Scientists build sexual contact network from reviews of soaplands nationwide

Here at Tokyo Kinky, we pride ourselves on how we strive to keep up with the latest research and fieldwork. It’s a tough job, but someone’s gotta do it.

And so when we see an academic article titled “Exploring sexual contact networks by analyzing a nationwide commercial-sex review website,” it’s a no-brainer whether or not we read. Even if it’s written by ecologists.

Though framed in academese, the article is essentially looking at reviews for soaplands on a website that covers 66% of establishments in Japan (784 soaplands) and has more than 2 million members and information on 38,964 sex workers. That’s quite a lot of data. There were 1,185 soaplands registered with the police in 2021. (Soaplands, where clients receive an intimate bathing experience, are regulated and licensed according to prefectural ordinances and monitored by local police.) However, just 3% of the website members wrote reviews on the site, so reviews constitute just a fraction of the real scale of sexual contact.

The review website is not named in the paper, from what we can tell, but we suspect it’s Soap BBS.

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The article was actually first published online on an open-access academic website last November but has been picked up by the Japanese media this month.

The authors, who falsely claim that soaplands are “the only type of sex industry in Japan where sexual intercourse is publicly permitted” (full service is not officially permitted and soaplands are just one of several sex services that are only available), say that their paper “clarified the network structure of commercial sex, characterized by small-world, scale-free, and disassortative mating properties.” We have no idea what this means but perhaps reading beyond the abstract will enlighten us.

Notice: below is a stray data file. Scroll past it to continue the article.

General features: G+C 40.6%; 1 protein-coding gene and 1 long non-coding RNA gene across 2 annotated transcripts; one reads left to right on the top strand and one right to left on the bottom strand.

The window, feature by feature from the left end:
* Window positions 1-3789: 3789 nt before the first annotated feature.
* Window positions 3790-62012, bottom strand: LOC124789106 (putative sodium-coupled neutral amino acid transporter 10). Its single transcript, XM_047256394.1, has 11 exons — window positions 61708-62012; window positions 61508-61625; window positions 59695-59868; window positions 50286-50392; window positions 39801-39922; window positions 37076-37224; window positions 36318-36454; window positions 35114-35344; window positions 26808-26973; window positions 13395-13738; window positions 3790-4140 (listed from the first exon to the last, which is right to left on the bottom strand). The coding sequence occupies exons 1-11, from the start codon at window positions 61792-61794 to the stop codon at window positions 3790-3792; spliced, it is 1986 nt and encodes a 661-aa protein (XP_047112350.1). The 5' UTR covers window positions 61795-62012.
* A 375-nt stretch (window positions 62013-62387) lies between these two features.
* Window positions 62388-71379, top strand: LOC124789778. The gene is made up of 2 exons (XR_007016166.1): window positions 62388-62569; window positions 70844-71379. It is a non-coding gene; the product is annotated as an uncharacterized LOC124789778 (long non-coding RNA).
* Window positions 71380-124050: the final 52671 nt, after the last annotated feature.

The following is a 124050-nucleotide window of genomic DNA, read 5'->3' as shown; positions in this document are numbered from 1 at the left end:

So we did. And the conclusions?

“We determined that active female commercial sex workers (FCSWs) constitute an important pathway of infection propagation in commercial sex networks, but male clients (MCs) also play an essential role as weak ties.”

So going to soapland forms a sexual contact and can create a pathway for infection if one of the parties involved has a sexually transmitted infection. We knew that already but OK.

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But wait, they thoughtfully clarify!

“We emphasize that our study should not give the impression that soaplands (and many other types of sex trade industry in Japan) are possible hotspots of STIs. In fact, our analysis does not provide any evidence or relations between STIs and sex industry; furthermore, a previous study reported that the incidence of STIs among FCSWs in soaplands was relatively low.”

So that’s a relief.

The paper is ultimately trying to form a sexual contact network that is large and nationwide (in fact, they claim the review website allows them to obtain the largest such network to date). This shows us pathways for potential infection — but it’s just potential.

By formulating the sexual contact that occurred between the review writers (MCs) and “review receivers” (FCSWs), the authors built visualizations of the sexual contact networks that these reviews constituted. “This study provides important baseline material for the structural characteristics of large-scale commercial sex networks.”

Reading on, though much of the language in the “results” and “discussion” sections was beyond our mediocre minds, the study notes the cross-prefectural nature of soapland visits (since some prefectures ban them or because clients want to visit a particular establishment).

We could, at least, parse the implications of this part: “FCSWs constitute an important pathway of infection propagation in commercial sex networks, and MCs play an essential role as weak ties. Therefore, our results reveal the potential STI diffusion effects of active MCs who use multiple brothels in different areas.”

Perhaps the long and the short of this is that visiting a soapland and writing a review of your trip could benefit scientific research, so there’s now no reason not to go (as long as you use protection).

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